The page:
"Gone are the days when two countries, England and Australia, had the veto power in international cricket, even though the dinosaurs, still trying to voice their prejudiced opinions in the media, may not open their eyes and see the reality," Gavaskar wrote in a syndicated newspaper column published on Sunday.
"The cricketing world has found that India has no longer a diffident voice in the international cricketing community, but a confident one that knows what is good for its cricket, and will strive to get it," the former India captain wrote.
"What may have worried these people was the manner in which India defended its player Harbhajan Singh on the 'racist' allegation made against him.
"When all the technology in the world was unable to prove that he had indeed said anything, these guys, especially those in Australia, having got so used to getting it their way, were unable to stomach it."
India lost the heated four-Test series in Australia 2-1 but won the one-day tri-series after beating the hosts 2-0 in the finals.
India, the financial centre of the global game, is currently second in the ICC Test rankings.
After Indian board chief Sharad Pawar was awarded the ICC presidency for 2010, the shortlisting of Inderjit Bindra as a possible successor to Malcolm Speed as ICC chief executive did not go down well with the British and Australian press, Gavaskar added.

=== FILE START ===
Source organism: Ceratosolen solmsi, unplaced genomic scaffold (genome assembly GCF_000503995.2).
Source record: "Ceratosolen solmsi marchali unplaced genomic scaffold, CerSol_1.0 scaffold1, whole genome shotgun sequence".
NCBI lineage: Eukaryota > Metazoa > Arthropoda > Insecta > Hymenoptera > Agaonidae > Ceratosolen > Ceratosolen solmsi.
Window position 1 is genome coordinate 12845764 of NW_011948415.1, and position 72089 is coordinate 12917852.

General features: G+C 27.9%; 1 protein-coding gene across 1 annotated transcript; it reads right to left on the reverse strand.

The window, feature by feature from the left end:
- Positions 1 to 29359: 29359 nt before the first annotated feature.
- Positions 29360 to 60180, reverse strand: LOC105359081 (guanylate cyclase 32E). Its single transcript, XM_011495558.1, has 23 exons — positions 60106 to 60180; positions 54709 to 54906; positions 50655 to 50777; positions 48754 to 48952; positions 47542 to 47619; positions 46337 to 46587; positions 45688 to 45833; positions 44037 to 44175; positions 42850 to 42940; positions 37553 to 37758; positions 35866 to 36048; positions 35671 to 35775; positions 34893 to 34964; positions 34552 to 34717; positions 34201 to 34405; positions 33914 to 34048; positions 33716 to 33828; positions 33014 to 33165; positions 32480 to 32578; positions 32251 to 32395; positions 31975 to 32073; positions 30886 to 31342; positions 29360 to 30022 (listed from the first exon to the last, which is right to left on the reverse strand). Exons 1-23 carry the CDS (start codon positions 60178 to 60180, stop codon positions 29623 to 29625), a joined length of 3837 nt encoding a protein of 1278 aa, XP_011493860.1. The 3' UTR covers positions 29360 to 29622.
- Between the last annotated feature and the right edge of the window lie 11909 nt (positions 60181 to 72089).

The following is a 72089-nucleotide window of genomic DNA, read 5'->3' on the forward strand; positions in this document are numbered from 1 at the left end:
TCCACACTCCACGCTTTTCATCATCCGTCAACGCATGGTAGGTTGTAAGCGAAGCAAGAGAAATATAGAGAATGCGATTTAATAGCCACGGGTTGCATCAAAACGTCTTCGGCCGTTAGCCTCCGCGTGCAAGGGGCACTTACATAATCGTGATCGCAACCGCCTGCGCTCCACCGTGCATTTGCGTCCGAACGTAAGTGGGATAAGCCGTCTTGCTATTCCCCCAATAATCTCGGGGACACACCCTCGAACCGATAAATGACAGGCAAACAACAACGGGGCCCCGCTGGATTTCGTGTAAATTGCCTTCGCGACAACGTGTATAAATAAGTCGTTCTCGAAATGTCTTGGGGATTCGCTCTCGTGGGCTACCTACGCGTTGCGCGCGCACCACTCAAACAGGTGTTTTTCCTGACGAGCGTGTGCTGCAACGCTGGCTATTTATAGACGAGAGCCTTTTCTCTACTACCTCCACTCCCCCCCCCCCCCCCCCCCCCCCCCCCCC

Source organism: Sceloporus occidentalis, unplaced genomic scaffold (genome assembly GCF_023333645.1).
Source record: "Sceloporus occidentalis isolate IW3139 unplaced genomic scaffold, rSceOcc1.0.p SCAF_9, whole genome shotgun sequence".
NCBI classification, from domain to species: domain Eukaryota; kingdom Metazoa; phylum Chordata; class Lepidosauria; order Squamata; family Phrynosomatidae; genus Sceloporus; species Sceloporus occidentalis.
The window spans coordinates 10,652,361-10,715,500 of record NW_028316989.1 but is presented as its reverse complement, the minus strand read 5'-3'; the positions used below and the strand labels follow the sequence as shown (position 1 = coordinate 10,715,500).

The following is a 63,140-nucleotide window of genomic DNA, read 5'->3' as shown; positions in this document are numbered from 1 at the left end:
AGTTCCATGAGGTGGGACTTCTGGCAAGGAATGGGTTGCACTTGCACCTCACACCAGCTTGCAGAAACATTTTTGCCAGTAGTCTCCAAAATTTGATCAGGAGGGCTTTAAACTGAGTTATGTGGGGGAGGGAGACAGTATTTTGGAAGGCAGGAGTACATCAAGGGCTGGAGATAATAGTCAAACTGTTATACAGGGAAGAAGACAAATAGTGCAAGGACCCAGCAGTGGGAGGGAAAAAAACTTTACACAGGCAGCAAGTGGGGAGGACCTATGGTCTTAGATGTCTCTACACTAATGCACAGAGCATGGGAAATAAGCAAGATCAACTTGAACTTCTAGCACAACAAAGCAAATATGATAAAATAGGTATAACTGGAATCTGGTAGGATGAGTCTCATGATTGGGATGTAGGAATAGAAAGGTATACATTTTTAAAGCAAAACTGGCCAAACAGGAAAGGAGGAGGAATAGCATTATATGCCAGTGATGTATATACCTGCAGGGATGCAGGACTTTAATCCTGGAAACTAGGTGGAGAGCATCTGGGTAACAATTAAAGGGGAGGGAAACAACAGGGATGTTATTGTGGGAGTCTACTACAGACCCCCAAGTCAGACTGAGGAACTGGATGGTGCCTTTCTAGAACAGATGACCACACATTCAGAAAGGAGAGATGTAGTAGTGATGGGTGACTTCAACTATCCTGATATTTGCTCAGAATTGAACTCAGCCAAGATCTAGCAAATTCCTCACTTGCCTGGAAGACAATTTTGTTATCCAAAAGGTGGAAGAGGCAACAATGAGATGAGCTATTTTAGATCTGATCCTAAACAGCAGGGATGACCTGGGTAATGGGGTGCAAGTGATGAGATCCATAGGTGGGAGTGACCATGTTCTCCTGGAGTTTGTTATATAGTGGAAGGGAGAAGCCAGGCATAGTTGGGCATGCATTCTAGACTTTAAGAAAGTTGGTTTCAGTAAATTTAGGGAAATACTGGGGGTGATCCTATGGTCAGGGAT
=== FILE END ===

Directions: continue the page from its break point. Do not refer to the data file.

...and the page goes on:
"As soon as Bindra's name was announced there were a flurry of articles in England and Australia that giving him the job would put too much power in India's hands," he said.
The ICC, however, has selected South African Imtiaz Patel as its preferred candidate to take over as chief executive.
"Those worried of the prospect of India's hegemony were conveniently forgetting that only a few years back, there were two Australians at the top of the ICC.
"Once again, it is a misplaced belief that they are the only ones with honesty, integrity and have the welfare of the game at heart, while the 'subcontinentals' do not.
"Every controversy in international cricket has shown that no country has the monopoly on honesty and integrity, and so should not be looking down upon others.
"Still, it is a habit that is hard to get over, and so it is anathema to think that those who were the ruled can one day become the rulers."